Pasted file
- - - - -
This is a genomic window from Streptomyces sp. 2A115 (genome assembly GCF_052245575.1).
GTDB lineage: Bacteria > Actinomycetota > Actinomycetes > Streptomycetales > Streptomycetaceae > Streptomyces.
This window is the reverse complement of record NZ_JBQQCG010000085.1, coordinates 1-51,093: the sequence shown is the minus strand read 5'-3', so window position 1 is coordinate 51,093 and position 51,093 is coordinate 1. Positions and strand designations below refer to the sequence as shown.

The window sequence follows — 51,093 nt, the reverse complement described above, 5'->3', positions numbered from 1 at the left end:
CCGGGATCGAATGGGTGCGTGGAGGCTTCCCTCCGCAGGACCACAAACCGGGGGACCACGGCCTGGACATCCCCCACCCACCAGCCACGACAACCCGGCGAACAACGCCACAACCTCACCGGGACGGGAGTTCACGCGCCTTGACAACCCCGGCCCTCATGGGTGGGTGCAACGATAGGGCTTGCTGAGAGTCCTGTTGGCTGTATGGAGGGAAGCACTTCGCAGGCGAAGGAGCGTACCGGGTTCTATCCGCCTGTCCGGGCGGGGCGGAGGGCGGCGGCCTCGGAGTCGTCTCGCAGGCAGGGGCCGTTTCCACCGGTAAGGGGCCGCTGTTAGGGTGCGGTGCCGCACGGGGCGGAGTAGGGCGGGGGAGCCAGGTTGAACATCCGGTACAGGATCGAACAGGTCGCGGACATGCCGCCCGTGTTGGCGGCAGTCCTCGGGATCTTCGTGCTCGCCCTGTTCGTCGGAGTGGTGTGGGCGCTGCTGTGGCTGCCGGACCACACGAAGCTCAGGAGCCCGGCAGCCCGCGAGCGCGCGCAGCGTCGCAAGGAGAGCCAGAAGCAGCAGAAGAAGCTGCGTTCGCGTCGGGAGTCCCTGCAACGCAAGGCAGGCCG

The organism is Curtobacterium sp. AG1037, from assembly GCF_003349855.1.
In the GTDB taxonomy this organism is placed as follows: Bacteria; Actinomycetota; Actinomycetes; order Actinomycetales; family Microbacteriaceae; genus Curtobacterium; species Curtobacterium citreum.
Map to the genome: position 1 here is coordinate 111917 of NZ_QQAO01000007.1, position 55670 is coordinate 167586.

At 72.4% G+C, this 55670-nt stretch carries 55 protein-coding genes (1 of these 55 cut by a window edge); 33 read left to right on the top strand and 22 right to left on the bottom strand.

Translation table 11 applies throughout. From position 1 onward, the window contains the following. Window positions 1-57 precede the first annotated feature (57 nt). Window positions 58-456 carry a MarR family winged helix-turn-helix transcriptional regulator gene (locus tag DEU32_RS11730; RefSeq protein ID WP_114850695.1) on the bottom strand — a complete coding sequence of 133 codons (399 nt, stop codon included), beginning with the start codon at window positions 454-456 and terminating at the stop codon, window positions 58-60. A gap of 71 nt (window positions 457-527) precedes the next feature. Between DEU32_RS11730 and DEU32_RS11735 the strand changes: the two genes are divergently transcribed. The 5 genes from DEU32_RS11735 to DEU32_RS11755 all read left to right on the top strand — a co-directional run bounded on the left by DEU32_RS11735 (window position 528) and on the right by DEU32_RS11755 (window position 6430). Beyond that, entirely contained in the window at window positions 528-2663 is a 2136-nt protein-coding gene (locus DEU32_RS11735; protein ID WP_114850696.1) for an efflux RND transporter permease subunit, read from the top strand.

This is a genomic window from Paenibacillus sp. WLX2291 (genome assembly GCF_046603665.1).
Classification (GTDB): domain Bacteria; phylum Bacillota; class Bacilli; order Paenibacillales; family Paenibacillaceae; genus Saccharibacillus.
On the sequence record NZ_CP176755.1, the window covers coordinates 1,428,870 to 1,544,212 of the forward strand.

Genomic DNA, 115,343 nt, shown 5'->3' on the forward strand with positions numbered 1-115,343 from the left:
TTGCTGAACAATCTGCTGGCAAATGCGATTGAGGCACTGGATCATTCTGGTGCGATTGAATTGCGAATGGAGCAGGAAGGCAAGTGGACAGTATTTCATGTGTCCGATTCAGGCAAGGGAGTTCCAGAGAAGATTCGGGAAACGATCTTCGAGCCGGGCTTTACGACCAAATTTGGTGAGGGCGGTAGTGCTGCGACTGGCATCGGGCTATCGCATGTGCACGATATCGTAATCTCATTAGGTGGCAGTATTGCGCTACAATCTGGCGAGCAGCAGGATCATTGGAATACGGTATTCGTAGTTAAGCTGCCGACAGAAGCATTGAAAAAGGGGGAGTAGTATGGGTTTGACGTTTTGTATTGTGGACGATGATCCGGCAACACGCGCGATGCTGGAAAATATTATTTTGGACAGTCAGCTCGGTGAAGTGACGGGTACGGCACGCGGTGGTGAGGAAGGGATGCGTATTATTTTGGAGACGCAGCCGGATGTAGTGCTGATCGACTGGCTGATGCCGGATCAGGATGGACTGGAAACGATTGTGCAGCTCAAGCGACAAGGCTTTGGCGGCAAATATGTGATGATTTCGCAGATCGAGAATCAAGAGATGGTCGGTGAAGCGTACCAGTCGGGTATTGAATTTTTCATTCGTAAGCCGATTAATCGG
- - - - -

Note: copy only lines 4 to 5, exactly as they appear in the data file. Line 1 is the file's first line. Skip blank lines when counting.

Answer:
The window sequence follows — 51,093 nt, the reverse complement described above, 5'->3', positions numbered from 1 at the left end:
CCGGGATCGAATGGGTGCGTGGAGGCTTCCCTCCGCAGGACCACAAACCGGGGGACCACGGCCTGGACATCCCCCACCCACCAGCCACGACAACCCGGCGAACAACGCCACAACCTCACCGGGACGGGAGTTCACGCGCCTTGACAACCCCGGCCCTCATGGGTGGGTGCAACGATAGGGCTTGCTGAGAGTCCTGTTGGCTGTATGGAGGGAAGCACTTCGCAGGCGAAGGAGCGTACCGGGTTCTATCCGCCTGTCCGGGCGGGGCGGAGGGCGGCGGCCTCGGAGTCGTCTCGCAGGCAGGGGCCGTTTCCACCGGTAAGGGGCCGCTGTTAGGGTGCGGTGCCGCACGGGGCGGAGTAGGGCGGGGGAGCCAGGTTGAACATCCGGTACAGGATCGAACAGGTCGCGGACATGCCGCCCGTGTTGGCGGCAGTCCTCGGGATCTTCGTGCTCGCCCTGTTCGTCGGAGTGGTGTGGGCGCTGCTGTGGCTGCCGGACCACACGAAGCTCAGGAGCCCGGCAGCCCGCGAGCGCGCGCAGCGTCGCAAGGAGAGCCAGAAGCAGCAGAAGAAGCTGCGTTCGCGTCGGGAGTCCCTGCAACGCAAGGCAGGCCG